Financial Services Authority targets hedge funds.jpg

Financial Services Authority targets hedge funds


Financial Correspondent, Blevins Franks

[email protected]

The Financial Services Authority (FSA), the industry’s independent regulator in the UK, has labelled the hedge fund industry as “complacent” towards risk and condemned its “disappointing” control of insider trading and market abuse.

The FSA report came after it visited a number of hedge fund companies in a bid to tighten up the industry’s operational methods.

“Some hedge fund managers had a high level of awareness and appropriate controls in place, others were less aware, had few controls and demonstrated a complacent attitude to the risks. We are disappointed by some of what we saw”, the FSA reported.

“We will be following up with the firms visited and are launching a programme of visits to a wider cross section of managers over the coming months to formally  assess their market abuse systems and controls.”

The FSA plans to monitor the industry’s working practices, not only on insider trading and market abuse, but also on staff training, compliance, distribution of information, keeping records on transactions and recording telephone calls.

Now the Hedge Fund Working Group, established by 14 of the largest hedge fund managers in London, has proposed a voluntary code of practice to combat the pressure for increased regulation.

The financial watchdog is concerned about the increased number of hedge funds and the potential risk they have for the world’s financial systems.

During this summer’s global credit crunch, following the slump in returns, around 55 billion US dollars was withdrawn in July by panicky investors, according to reports from TrimTabs Investment Research and BarclayHedge. It was the worse month for redemptions in seven years.

Hedge funds invested in the sub-prime mortgages were the first to suffer and it is thought that the drop in equity markets towards the end of the month was caused by hedge funds that could not meet the redemption payments.

Hedge funds are supposed to have a stabilising influence on the financial system by their liquidity and diversification but it is thought the mass exodus from hedge funds was at the heart of the 2007 credit crisis.

Hedge funds were still reporting steep losses and falling asset values in October, according to UK lawyers, Withers. “This will no doubt prompt a rush to exit by their stakeholders and investors, forcing fire sales of assets to raise cash to meet redemption requests. This in turn will cause a number of investors to seek to redeem their interests in the funds. The funds can either suspend redemptions or sell assets at depressed prices to meet these redemption requests.”

For some time the Securities and Exchange Commission, the FSA’s equivalent in the US; the Federal Bureau of Investigation; the European Central Bank, as well as the FSA, have all been concerned about the manner in which hedge funds are managed and reported.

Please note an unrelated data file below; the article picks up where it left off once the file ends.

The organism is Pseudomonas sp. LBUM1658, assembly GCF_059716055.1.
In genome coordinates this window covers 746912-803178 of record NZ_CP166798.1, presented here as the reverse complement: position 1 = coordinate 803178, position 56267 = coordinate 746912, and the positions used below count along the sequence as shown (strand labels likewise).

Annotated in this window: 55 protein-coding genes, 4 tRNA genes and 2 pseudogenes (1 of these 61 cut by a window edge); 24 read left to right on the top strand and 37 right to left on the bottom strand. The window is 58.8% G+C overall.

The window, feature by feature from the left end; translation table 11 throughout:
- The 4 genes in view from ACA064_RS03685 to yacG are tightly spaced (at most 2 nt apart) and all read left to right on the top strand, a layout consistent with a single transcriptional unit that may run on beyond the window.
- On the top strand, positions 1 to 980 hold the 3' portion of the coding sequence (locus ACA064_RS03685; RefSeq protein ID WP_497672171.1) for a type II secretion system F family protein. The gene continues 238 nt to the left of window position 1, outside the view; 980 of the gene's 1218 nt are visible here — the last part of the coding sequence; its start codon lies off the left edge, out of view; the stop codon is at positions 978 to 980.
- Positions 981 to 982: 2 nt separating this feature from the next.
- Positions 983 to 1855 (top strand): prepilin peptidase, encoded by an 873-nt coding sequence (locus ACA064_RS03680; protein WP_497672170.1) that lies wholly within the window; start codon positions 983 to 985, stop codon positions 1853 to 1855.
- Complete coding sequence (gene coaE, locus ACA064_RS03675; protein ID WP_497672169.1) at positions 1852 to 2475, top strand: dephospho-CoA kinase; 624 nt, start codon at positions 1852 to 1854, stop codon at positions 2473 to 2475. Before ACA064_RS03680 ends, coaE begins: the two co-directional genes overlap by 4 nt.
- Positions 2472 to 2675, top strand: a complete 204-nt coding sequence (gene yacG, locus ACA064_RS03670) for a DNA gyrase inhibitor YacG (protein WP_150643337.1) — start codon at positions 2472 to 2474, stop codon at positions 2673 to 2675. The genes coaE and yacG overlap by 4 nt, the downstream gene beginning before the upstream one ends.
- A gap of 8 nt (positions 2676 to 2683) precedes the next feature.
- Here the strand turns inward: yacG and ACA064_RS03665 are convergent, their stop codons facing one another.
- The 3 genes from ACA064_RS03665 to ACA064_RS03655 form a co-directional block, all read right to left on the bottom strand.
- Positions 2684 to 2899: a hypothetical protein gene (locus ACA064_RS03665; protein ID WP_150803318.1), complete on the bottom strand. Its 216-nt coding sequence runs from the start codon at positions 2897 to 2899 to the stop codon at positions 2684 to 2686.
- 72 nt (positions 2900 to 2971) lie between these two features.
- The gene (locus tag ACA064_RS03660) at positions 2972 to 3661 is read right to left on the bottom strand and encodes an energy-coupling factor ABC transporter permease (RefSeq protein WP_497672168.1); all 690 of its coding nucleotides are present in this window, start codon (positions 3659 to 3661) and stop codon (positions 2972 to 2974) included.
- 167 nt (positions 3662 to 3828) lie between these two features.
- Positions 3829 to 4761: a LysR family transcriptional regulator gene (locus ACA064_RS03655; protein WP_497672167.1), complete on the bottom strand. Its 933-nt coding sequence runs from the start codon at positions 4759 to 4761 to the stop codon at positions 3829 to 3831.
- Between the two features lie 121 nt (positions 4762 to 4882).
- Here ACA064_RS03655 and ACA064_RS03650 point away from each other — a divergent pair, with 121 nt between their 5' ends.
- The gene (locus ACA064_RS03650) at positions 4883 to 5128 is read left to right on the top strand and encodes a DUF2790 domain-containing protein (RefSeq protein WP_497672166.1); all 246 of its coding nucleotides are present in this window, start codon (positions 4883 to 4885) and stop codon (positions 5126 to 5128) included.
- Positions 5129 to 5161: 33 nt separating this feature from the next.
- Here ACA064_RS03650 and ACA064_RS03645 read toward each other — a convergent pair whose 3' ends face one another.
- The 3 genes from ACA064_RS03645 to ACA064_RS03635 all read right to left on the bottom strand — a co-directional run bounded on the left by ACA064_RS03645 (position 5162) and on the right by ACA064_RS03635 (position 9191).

The regulators are anxious about the lack of transparency displayed by hedge funds. Hedge fund managers are enigmatic about their strategies which have become increasingly complex and sophisticated and almost impossible for many investors to understand.

Costs involved with hedge funds are high with a potential annual fee of two per cent and a performance fee of 20 per cent. These figures can be doubled if the investment is in a Fund of Funds.

Hedge funds have a reputation for scandals, the most famous of which was the collapse of Long Term Capital Management in 1998, which sparked a banking crisis in the US. The hedge fund lost half its assets in one month, amounting to two billion pounds sterling and later the value of the entire fund dropped drastically before collapsing.

Another scandal involved a trader for Amaranth Advisors in Connecticut, which lost the fund five billion US dollars in one week.

The operating practice of hedge funds include holding “short” positions i.e. selling assets which they do not own at a fixed price today in the hope that the price will fall before they have to deliver the assets. This is the opposite to most other funds that hold “long” positions i.e. shares are bought in the expectation that the price will go up and a profit is made.

Another strategy used by hedge fund managers involves complex investment instruments such as derivatives. A derivative is a contract where its value is derived from the price of another asset.

Hedge fund managers also bet on share price movements, bonds, currencies, commodities and fixed interest markets. Often these funds will be highly geared (borrowed) so small price changes magnify the returns (or losses).

Common complaints made by investors included being deceived about the value of assets; being given inaccurate industry specific data which influenced their decision to invest and slanted the rates of return; misinformation about exposure to the mortgage-backed securities market or to another type of investment which has failed or under-performed.

Despite the criticism, hedge funds have been popular with some investors over the years. Hedge funds can make large profits, they have low correlation with other assets and low volatility.

The UK is the second largest centre for hedge fund managers after the US and London is the leading centre of fund expertise in Europe. According to Hedge Fund Intelligence, the value of assets managed by UK fund managers exceeds 316 billion US dollars.

It is estimated that there are over 300 specialist hedge fund managers and over 79 mainstream asset managers who are managing funds and using hedge fund style strategies.